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Not paying minor leaguers is actually very good

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San Jose Muni
San Jose Muni
Michael Nolan

For too long now, some of baseball's coddled minor leaguers have insisted that they have "rights" and should be "paid at least minimum wage by the multi-billion dollar business that both employs them and will one day depend on them." Fortunately, Congress is taking action.

This might seem like a bad idea to you. Maybe you're one of those people on Twitter who just jumped right on the People Should Be Paid For Their Work At Least At The Minimal Legal Amount bandwagon. Shame on you. Here are some reasons why allowing teams to restrict minor league pay to below minimum wage is a good thing.

Bonus babies are already paid enough

The highest paid players in the draft get millions of dollars, you know. Millions. Unless I move to Zimbabwe, that's more money than I'll ever make in my life, and people are complaining that they're underpaid? The first pick in the draft has a slot value of $9 million. If you have that much, you don't even need all this:

That would truly be a bevy of riches, and paying players twice like that is obviously unnecessary.

Close housing quarters make lifelong friends

Because most players don't get big bonuses, a lot of them live with many players crammed into a small apartment. This gives them lots of opportunity to become pals! It's like having three to five college roommates: fun for everyone. These are exactly the kinds of situations where lifelong friendships are born, and if players had more money, there wouldn't be nearly as many of them in these small spaces, and their social lives would suffer. Don't you want baseball players to be friends?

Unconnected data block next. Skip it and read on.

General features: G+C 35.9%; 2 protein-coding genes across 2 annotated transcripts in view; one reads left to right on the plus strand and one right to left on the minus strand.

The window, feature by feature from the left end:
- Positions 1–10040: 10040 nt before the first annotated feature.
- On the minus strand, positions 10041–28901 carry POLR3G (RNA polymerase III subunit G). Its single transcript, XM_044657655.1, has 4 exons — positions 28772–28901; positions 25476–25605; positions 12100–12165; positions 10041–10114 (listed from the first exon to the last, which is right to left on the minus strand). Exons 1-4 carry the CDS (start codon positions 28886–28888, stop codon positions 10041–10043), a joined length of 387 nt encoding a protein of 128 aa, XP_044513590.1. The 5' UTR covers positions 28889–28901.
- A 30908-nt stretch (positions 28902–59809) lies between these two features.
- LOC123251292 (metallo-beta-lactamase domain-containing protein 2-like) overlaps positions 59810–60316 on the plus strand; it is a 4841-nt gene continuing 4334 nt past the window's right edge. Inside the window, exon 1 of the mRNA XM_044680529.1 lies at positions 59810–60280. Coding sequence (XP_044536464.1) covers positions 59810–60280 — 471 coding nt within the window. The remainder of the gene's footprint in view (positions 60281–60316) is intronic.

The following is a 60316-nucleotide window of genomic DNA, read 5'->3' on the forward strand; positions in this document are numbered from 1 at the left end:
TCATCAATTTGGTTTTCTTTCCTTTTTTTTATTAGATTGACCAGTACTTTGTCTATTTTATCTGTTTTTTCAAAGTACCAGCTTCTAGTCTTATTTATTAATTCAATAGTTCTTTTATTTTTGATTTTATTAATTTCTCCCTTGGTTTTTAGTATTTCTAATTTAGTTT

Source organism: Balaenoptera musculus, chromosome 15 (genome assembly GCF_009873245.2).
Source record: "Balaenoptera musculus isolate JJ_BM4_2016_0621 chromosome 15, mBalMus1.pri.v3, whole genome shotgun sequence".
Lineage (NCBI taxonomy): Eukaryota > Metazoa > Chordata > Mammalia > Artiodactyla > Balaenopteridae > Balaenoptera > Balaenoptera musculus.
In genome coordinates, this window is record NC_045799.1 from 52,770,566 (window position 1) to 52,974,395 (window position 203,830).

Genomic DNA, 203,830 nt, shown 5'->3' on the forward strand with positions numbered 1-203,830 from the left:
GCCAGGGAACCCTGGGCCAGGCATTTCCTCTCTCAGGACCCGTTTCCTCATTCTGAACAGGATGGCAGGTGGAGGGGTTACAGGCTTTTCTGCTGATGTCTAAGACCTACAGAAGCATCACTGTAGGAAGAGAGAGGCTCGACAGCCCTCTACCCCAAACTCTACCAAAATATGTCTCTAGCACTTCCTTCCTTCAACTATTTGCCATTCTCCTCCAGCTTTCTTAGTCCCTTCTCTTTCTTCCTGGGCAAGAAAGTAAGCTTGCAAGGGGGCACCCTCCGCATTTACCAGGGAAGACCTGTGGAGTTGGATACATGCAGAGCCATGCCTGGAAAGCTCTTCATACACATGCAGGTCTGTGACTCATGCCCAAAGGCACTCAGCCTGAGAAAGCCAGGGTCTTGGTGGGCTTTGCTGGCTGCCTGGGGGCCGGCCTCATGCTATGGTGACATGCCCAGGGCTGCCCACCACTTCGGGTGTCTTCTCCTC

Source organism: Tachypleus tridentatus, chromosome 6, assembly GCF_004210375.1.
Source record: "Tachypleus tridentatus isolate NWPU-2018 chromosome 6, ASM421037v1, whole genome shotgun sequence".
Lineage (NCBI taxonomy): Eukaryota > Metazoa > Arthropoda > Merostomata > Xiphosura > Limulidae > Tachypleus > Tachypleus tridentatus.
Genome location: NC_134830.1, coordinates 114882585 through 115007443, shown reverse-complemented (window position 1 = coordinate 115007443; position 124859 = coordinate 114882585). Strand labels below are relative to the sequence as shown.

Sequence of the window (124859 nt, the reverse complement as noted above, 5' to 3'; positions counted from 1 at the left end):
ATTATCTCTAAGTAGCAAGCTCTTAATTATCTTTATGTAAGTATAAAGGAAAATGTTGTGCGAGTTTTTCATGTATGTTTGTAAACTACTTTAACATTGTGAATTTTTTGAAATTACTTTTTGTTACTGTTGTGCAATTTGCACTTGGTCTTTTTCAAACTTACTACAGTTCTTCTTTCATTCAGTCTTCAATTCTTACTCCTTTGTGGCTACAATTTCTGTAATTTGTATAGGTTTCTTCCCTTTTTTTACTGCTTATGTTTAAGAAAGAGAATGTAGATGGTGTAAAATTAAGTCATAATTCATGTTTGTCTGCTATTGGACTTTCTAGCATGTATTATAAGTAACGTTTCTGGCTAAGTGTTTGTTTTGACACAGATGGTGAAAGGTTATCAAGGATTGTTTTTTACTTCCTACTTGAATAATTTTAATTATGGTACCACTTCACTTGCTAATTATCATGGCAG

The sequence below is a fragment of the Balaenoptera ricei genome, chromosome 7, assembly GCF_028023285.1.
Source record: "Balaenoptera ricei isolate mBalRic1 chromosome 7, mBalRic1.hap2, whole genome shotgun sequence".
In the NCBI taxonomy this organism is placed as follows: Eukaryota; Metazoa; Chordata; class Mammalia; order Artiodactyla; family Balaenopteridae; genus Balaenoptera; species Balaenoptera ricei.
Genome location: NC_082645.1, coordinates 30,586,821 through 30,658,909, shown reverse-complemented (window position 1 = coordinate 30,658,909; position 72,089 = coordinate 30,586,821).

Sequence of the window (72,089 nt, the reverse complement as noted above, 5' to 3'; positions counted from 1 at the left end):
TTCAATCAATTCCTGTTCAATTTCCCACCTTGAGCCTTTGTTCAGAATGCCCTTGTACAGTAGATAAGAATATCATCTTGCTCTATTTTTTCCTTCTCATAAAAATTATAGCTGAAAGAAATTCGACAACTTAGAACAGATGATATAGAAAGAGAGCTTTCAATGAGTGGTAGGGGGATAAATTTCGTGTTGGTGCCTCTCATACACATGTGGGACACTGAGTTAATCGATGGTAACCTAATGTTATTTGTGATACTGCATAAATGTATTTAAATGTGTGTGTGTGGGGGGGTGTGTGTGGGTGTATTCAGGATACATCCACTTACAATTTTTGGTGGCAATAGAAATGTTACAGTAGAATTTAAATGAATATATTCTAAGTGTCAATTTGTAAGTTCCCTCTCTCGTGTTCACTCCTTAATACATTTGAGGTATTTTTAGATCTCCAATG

They can't eat that much bad food

Minor leaguers are young men, many of whom haven't yet developed good nutritional habits. A lot of times, all they want to do is scarf down as much bad food as possible. Fortunately, since the minor league system means their salaries are artificially depressed, they literally can't afford to eat all that much junk food. Sure, you'll occasionally hear about a player losing 30 pounds of muscle during the year, or dealing with diabetes, or having multiple surgeries that include intestine removal, but on the whole, these situations would be much worse if the players had more money.

They learn to play through adversity

It's a lot easier to play baseball when you've had a good night's sleep, or you've been eating healthy, balanced meals, or you feel secure in your financial future. But learning to play when none of those things are true is one of the tests of a true professional. Oh, you feel uncomfortable? Well, how comfortable are you going to feel stepping in against Clayton Kershaw with the game on the line?

Bonus: If America suddenly falls victim to a horrible famine, baseball players will be able to continue playing baseball, considering their long tradition of playing through malnutrition.

Minor League Baseball might be destroyed

Gary Ulmer, president of the Louisville Bats, said that "teams like the Louisville Bats, Bowling Green Hot Rods, and Lexington Legends may well disappear" if minor leaguers received the literal bare minimum pay allowed in the country. This is a good point. Minor league margins are razor thin, we assume, because we have no information on that, and having to pay the players more, which they wouldn't, since they're paid by the big league teams, would be devastating for them.

This is an excellent, foolproof argument, and it's one that bill co-sponsor Cheri Bustos has apparently disregarded, since she has already withdrawn her support for the bill. C'mon, Cheri. Don't be ashamed. Keep minor leaguers poor again. It's better for everyone.